Project Description

The Scandinavian Health Food Market: 4 things to consider

For many UK businesses dealing with health foods and supplements, it seems almost natural that health-conscious countries with a reputation for social awareness like Sweden and Denmark might spring to mind as a potential market. That being said, there are a few more things to consider when it comes to targeting a specific country and working out if your product is likely to be accepted by retailers and consumers out there.

Despite the proliferation of the Western diet high in processed carbs, fast foods and sugar across the world, it can be said that these Nordic countries are succumbing to this trend with somewhat more resistance, and Denmark boasts what is possibly the first Paleo fast-food restaurant in the world. This is not just down to an increased desire for so-called ‘real foods’, but also to a need to consider food alongside public health; with shorter summers and fewer hours of daylight per day, many foods are specially fortified (particularly with Vitamin A and D, often linked to daylight) and in 2015 the National Food Agency even proposed an expansion of mandatorily fortified foods across the country. One common indicator of healthy foods is shown by the ‘Nordic keyhole’, a label awarded to certain products based on their salt, sugar and fat content.

2. Social and environmental factors

Alongside this awareness of health in relation to food is also a keen interest on the part of many consumers to buy in a sustainable manner, with labels such as Fair Trade and the Organic Certification seeing great changes in the past few years. While in Sweden organic foods are still seen primarily as a premium product, such products do exist in lower price brackets, while an upwards trend among private Labels in Danish chains has made this a more accessible range of products which are no longer reserved for the elite.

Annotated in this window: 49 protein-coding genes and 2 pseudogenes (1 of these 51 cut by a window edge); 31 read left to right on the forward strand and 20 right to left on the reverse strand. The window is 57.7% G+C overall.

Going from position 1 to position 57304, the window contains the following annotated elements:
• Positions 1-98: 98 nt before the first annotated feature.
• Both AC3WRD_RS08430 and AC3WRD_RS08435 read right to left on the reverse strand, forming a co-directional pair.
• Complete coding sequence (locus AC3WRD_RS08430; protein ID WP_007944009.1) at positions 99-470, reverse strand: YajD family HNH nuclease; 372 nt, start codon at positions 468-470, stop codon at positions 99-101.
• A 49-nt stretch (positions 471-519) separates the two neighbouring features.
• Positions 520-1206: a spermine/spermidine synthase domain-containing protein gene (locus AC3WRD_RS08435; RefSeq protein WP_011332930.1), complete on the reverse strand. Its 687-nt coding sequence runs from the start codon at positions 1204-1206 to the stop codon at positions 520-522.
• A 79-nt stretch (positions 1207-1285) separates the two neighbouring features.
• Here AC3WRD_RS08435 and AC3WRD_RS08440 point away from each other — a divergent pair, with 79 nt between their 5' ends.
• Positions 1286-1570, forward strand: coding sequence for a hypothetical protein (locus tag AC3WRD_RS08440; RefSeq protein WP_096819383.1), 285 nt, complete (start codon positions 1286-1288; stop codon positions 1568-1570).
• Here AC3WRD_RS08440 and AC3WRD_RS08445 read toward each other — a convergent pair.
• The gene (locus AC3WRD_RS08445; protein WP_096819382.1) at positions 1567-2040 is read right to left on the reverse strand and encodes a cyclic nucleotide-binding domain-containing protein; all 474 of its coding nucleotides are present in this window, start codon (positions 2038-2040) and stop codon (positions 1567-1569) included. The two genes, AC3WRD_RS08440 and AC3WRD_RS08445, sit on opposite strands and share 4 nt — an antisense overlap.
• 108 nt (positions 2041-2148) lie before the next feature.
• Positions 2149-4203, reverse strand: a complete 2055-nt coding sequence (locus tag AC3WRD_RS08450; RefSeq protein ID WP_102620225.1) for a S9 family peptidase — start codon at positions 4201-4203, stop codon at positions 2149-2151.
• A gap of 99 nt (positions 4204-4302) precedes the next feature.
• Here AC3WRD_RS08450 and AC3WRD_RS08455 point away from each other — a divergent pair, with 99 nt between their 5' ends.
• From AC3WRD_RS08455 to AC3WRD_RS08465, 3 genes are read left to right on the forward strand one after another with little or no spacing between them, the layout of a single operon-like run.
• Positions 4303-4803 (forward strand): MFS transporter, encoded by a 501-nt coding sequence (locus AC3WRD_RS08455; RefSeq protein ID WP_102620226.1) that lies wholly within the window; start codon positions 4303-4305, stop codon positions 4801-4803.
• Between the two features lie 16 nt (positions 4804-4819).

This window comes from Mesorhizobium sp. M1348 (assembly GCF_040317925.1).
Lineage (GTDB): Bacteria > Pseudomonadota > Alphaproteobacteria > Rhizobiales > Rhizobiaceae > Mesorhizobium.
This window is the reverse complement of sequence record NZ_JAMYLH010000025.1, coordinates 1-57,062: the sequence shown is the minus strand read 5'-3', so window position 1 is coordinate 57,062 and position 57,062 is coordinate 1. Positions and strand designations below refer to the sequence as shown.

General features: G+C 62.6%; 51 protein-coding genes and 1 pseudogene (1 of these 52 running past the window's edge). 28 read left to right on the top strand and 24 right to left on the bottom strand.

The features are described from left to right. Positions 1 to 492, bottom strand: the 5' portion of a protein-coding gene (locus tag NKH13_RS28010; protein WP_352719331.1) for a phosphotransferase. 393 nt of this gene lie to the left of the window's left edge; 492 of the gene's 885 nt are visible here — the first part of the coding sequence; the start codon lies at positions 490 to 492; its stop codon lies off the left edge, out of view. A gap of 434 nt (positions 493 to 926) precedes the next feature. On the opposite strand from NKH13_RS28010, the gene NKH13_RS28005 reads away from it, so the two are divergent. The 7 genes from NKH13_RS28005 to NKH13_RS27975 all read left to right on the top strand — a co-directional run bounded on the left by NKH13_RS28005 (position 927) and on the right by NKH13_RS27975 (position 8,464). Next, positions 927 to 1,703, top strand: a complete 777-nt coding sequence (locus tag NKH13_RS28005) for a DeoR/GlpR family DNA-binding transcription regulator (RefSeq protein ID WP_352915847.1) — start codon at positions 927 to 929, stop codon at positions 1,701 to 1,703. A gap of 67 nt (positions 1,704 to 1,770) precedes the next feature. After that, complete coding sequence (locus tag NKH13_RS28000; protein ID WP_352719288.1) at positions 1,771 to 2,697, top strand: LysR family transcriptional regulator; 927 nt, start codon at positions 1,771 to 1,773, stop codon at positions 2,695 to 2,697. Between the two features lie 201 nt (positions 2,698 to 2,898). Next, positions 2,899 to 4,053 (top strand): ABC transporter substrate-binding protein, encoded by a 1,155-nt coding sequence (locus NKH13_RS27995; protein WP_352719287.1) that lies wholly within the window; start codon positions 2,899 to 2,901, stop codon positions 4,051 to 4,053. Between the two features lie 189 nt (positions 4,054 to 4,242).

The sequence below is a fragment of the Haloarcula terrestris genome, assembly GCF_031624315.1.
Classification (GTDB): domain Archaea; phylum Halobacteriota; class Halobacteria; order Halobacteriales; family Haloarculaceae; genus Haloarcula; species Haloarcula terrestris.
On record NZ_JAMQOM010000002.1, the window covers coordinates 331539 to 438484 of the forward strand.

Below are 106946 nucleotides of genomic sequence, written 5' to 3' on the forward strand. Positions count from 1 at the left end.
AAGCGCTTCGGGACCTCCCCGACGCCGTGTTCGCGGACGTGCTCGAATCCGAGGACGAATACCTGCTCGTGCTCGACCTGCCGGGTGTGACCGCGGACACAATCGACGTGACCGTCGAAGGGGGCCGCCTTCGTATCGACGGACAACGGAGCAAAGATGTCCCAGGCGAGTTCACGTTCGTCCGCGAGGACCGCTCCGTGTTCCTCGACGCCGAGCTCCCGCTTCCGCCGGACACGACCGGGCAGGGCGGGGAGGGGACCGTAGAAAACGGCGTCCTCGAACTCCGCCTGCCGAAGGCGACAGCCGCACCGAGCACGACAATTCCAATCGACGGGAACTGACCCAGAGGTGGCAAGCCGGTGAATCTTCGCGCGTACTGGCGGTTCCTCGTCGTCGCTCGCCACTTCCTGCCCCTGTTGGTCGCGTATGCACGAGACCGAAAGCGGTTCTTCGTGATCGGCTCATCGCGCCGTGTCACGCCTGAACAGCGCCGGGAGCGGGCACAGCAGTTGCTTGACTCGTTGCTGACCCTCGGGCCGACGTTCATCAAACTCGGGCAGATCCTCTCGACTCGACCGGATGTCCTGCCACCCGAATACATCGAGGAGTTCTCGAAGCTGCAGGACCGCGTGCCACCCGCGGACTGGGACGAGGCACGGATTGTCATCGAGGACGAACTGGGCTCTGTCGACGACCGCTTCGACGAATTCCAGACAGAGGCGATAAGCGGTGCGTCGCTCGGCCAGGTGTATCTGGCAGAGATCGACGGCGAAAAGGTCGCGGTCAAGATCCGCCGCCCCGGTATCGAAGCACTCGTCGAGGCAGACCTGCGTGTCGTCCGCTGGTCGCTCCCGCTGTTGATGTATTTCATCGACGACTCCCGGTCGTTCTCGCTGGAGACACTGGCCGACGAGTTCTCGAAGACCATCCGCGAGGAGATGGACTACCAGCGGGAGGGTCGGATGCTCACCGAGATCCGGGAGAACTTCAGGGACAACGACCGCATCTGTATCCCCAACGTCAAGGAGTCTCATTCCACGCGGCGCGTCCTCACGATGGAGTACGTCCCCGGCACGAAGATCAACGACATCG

3. Wider cultural and demographic trends which may differ from your home market

It is also important to consider the cultural differences which surround the potential international market’s food habits. This may include the sunlight, as previously mentioned… but also the exercise habits of your target demographic and their likelihood to buy related products such as protein foods, with up to 20% of Scandinavian populations enrolled in a gym membership. Yet age is also important – in Sweden, the average pensioner has the same disposable income as a 28 year old and, with over 65s forming a quarter of the population and this figure set to increase in the future, this is certainly not a sector of society to be immediately ruled out when you’re deciding your foreign target audience.

4. Limitations on labelling and marketing

This is where the differences between the UK and Scandinavia can really help you choose which country you want to focus on. In many ways, Danish and Swedish regulations can be seen as stricter than expected, reflecting their focus on good quality food. There is EU-backed legislation on health claims, meaning that many products must advertise health benefits using their ingredients instead of direct claims – or by advertising what they do not contain, as a way to reassure consumers about their quality ingredients. This is important when adapting your marketing for another audience. Remember those bio-live yogurts advocating “probiotic bacteria”? Deemed insubstantial as a health benefit, many products now rely on previous brand recognition, serving as a barrier to entry for new products – particularly in Denmark where regulations are seen as stricter. This aside, distributors may help you with labelling requirements, so don’t let this put you off on its own!